67. Memphis Landmarks Garner National Media Praise -

The Memphis brand is having a moment.

In just the past week alone, national media attention has showcased a handful of local businesses and landmarks, with outlets talking up everything from Beale Street and the National Civil Rights Museum to Graceland, the Memphis Grizzlies and Muddy’s Bake Shop.

68. Mission of Love -

Beginning Sept. 5, Memphis will once again come together to Rock for Love.

The seventh annual, three-day fundraiser for the Church Health Center, providing health care for the working uninsured, will kick off that Thursday evening with a VIP barbecue at Ardent Studios.

69. Grass-Roots Growth -

From where Tamara Cook sits, the future of the Cooper-Young Historic District looks as bright as it’s ever been.

70. James Lee House Owner Files Construction Loan -

690 Adams Ave.
Memphis, TN 38105
Loan Amount: $1 million

Loan Date: June 4, 2013

Maturity Date: June 4, 2019

71. Boyle Honors Past at 80th Anniversary Celebration -

If it seems like the Boyle family has played a key role in Memphis since the city was founded, it’s because it has.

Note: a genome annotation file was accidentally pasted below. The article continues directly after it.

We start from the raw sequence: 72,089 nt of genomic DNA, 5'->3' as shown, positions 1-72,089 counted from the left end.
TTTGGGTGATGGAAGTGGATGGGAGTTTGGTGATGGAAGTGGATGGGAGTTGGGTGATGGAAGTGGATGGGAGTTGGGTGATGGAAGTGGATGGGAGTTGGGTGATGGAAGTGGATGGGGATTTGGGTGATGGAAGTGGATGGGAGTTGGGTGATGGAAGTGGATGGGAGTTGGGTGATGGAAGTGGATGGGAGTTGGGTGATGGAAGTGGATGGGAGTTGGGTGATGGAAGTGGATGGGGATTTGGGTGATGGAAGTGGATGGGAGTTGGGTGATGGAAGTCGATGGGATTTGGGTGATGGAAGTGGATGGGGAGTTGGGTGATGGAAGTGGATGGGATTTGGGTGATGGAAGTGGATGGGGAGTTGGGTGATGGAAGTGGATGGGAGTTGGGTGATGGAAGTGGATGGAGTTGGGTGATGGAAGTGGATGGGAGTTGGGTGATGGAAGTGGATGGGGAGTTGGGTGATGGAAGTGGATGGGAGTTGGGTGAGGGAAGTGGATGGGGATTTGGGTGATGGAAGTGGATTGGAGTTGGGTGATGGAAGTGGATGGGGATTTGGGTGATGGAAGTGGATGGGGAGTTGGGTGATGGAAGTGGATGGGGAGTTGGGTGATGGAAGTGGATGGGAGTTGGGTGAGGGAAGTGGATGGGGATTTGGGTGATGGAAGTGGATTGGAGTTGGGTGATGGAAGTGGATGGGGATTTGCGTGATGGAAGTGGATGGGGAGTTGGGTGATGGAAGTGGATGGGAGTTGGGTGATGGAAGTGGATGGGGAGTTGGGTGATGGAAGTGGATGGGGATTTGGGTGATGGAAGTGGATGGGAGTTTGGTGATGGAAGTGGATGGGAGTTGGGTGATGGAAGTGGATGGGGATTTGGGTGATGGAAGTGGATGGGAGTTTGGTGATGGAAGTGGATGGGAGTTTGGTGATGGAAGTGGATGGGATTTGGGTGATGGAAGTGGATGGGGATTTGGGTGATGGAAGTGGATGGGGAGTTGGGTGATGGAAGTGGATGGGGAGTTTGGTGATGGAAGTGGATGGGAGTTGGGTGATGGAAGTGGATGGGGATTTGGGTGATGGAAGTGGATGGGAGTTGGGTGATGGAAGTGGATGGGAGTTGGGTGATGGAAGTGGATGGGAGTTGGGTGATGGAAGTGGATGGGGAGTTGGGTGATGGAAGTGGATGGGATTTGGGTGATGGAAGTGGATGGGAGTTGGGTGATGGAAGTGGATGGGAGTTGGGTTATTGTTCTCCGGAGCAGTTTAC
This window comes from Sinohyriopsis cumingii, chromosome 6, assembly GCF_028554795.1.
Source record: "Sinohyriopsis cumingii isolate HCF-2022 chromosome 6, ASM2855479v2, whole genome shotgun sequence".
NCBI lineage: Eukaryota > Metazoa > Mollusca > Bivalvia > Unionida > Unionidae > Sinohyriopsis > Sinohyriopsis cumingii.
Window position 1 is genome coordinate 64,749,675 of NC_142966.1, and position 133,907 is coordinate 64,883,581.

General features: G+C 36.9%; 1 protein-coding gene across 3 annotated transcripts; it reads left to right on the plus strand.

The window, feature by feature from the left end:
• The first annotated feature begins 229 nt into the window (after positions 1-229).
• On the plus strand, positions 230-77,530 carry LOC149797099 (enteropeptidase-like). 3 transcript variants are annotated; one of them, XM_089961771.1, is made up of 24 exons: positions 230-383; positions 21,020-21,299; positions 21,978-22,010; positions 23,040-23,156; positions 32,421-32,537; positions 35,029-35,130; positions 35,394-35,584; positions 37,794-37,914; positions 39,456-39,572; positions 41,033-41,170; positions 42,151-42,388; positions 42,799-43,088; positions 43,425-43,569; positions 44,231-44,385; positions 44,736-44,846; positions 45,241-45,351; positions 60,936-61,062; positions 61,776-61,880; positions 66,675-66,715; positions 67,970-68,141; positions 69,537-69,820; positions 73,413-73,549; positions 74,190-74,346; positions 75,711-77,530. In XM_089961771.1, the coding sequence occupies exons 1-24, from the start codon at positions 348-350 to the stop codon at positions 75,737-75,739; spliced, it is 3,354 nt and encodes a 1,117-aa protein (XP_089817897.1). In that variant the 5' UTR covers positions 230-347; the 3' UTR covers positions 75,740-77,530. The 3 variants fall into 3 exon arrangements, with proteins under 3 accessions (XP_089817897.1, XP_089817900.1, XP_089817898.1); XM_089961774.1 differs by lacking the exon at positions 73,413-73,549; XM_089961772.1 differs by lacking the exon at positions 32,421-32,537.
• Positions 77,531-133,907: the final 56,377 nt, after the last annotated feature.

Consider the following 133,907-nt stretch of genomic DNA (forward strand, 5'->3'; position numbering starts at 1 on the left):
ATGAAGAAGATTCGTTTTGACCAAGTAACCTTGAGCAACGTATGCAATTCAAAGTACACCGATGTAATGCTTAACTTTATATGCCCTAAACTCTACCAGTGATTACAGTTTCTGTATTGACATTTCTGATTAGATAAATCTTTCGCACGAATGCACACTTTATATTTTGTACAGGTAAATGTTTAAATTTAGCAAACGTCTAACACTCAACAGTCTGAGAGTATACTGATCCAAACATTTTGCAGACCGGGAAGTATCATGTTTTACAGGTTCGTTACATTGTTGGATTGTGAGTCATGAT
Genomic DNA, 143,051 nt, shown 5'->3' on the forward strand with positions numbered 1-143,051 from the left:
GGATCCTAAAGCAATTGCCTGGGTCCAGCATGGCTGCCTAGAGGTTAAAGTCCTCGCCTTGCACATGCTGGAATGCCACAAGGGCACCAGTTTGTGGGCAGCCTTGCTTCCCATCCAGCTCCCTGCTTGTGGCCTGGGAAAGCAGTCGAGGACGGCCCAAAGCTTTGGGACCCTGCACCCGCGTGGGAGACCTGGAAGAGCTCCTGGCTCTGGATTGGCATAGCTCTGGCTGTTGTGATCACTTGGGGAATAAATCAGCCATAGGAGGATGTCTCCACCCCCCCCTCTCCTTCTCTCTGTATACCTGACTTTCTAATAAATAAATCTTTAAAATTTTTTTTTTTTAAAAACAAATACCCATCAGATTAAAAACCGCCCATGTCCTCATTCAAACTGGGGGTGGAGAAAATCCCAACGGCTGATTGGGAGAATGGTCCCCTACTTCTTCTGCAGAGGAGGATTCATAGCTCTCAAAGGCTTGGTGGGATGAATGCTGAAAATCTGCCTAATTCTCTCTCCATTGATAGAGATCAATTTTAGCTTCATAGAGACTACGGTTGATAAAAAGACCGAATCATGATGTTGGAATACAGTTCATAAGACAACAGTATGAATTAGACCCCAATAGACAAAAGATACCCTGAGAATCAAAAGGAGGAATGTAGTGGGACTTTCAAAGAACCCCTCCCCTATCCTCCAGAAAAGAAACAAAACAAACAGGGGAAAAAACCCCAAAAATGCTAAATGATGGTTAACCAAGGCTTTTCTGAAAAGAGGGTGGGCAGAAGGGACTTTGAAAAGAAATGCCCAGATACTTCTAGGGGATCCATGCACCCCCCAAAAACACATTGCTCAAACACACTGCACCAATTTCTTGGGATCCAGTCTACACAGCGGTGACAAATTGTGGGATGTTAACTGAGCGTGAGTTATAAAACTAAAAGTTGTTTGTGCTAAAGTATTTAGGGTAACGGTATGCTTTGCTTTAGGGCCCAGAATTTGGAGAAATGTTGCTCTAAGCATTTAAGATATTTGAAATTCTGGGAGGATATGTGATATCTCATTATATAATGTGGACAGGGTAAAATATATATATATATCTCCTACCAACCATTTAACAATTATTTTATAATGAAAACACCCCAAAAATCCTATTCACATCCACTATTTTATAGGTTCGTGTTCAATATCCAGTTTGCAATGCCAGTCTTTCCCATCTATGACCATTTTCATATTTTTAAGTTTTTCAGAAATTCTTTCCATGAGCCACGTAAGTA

A Boyle family ancestor, John Overton, founded Memphis in 1819 along with James Winchester and Andrew Jackson. In the early 1900s, Edward Boyle developed Belvedere Boulevard, which remains one of the city’s most elegant arteries.

72. The New Beale -

Over the last four years, the next chapter in the development of Beale Street has been a stop-and-go affair. First would come announcements followed by silence from official channels.

Along with that silence, though, was quiet activity on the side, a movement that culminated with the March announcement of Memphis Mayor A C Wharton Jr.’s strategic planning committee’s report, “A Framework for Beale Street.”

73. Secret Sauce -

Twenty years ago this month, a trio of businessmen opened a new pizza shop in Overton Square.

And one year after Memphis Pizza Cafe opened its doors, Memphians were hungry enough for the business’ signature thin-crust pizza that a second location soon was in order.

74. Riverfront Report Highlights Quick Fixes -